5 Myths Runners Need To Know
Written by Mitchell Robinson
This series focuses on a number of myths we often hear at Sycamore Health relating to physiotherapy and exercise. Our goal is not that you become discouraged from exercising, but rather that you train safely, effectively and often!
There are a lot of misconceptions when it comes to heavy strength training and running. We know there’s strong evidence that resistance training has a myriad of health benefits and reduces the risk of overuse injury in athletes by approximately 50% (2). Despite strong evidence of strength trainings utility for runners, many simply avoid lifting heavy things and instead just run more! This eries on running myths has been adapted from a blog post by Prof. Rich Willy which can be found here.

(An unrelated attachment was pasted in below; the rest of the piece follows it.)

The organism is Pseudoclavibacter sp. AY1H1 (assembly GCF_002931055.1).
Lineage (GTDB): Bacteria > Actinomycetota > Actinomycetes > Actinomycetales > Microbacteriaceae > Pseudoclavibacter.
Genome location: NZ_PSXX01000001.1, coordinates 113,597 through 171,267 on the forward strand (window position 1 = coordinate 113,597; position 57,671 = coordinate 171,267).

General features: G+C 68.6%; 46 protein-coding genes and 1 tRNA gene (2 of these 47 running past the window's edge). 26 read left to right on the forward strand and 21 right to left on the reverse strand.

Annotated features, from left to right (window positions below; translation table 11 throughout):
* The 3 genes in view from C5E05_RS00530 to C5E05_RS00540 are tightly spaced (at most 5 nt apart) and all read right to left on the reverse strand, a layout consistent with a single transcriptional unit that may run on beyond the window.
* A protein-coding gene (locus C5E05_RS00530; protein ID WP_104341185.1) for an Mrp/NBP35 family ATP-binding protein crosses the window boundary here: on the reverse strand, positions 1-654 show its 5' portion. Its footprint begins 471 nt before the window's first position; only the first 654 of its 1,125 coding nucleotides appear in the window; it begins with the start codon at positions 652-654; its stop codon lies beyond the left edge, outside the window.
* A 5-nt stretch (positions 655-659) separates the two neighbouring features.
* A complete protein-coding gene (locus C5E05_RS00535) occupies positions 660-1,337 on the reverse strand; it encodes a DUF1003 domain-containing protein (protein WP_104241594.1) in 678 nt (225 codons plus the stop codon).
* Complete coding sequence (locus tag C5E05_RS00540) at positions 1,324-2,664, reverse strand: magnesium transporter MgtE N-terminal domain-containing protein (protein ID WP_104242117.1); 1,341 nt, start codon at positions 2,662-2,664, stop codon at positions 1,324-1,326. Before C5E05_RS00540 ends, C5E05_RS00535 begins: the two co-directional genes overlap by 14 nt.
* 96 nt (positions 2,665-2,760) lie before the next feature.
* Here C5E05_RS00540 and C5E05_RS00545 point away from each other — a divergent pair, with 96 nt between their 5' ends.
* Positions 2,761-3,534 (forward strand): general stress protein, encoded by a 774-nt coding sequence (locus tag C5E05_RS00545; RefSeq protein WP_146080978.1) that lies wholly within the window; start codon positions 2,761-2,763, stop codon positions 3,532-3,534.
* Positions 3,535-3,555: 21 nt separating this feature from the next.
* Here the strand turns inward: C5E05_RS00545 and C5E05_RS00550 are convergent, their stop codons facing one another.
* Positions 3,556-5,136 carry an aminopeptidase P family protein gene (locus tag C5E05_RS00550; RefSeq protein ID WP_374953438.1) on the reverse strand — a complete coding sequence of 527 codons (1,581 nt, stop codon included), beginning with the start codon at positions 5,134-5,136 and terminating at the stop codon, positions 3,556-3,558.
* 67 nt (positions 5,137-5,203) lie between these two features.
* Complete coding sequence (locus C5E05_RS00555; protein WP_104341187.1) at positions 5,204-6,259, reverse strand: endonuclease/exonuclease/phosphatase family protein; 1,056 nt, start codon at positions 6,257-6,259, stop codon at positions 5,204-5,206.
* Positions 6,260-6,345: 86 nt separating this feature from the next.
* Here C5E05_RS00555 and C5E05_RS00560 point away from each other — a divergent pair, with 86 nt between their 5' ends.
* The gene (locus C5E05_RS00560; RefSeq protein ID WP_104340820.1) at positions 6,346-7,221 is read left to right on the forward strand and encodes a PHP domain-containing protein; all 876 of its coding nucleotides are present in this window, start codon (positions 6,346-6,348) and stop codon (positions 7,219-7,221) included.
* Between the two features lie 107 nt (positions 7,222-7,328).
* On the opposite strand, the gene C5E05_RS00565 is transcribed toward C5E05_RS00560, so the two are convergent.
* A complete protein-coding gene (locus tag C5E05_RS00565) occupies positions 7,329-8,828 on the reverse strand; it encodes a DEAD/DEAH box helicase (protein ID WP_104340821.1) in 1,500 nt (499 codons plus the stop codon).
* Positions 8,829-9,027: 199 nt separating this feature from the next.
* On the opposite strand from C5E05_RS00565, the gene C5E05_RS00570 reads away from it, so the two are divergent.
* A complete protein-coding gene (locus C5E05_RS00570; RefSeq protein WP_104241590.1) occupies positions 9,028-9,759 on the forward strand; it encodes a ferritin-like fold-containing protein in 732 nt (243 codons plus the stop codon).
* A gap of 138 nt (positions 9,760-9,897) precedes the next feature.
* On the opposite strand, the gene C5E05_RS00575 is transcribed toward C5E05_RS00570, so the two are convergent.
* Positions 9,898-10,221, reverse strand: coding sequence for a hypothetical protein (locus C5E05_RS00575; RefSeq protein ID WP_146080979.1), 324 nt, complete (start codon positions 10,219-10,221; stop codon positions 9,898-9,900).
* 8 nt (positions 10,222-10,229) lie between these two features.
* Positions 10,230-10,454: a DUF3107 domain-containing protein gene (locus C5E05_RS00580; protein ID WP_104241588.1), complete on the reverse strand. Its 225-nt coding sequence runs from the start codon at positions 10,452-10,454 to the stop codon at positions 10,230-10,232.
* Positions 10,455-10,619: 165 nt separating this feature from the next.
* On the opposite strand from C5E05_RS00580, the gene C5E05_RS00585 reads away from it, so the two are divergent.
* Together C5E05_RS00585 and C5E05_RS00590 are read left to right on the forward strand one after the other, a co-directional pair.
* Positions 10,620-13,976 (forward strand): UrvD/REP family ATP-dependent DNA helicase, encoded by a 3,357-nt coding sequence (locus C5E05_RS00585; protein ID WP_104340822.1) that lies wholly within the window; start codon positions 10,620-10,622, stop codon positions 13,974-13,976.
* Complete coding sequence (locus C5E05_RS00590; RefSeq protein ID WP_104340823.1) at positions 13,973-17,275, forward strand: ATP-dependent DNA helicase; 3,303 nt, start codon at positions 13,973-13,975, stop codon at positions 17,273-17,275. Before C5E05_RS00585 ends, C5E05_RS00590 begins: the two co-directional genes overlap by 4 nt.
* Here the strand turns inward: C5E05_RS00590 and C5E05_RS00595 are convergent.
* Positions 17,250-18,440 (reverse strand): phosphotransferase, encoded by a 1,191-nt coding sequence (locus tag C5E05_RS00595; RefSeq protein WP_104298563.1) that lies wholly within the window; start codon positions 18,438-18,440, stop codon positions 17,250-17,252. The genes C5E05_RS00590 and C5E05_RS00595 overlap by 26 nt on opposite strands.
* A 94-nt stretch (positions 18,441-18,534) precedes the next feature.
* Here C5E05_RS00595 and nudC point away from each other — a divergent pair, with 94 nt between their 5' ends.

"Jumping into heavy resistance training without proper preparation can cause injury."
Myth 1: Strength Training Should be High-Rep Low Load
This misconception seems to make sense right? High-rep, low-load training mimics the demands of running which itself utilises high step counts and low (bodyweight) loads. However, on closer examination it falls flat. The belief that light-weight, high-repetition training improves running performance is simply not supported by the research – it doesn’t improve endurance running performance (Mikkola et al., 2011).
Instead, it seems that the opposite is true!
One should incorporate slow, heavy resistance training as this seems to best improve tendon stiffness, which improves running economy and performance, and reduces your chance of injury. Low weight, high repetition training doesn’t significantly increase tendon stiffness at all. (Bohm et al., 2011)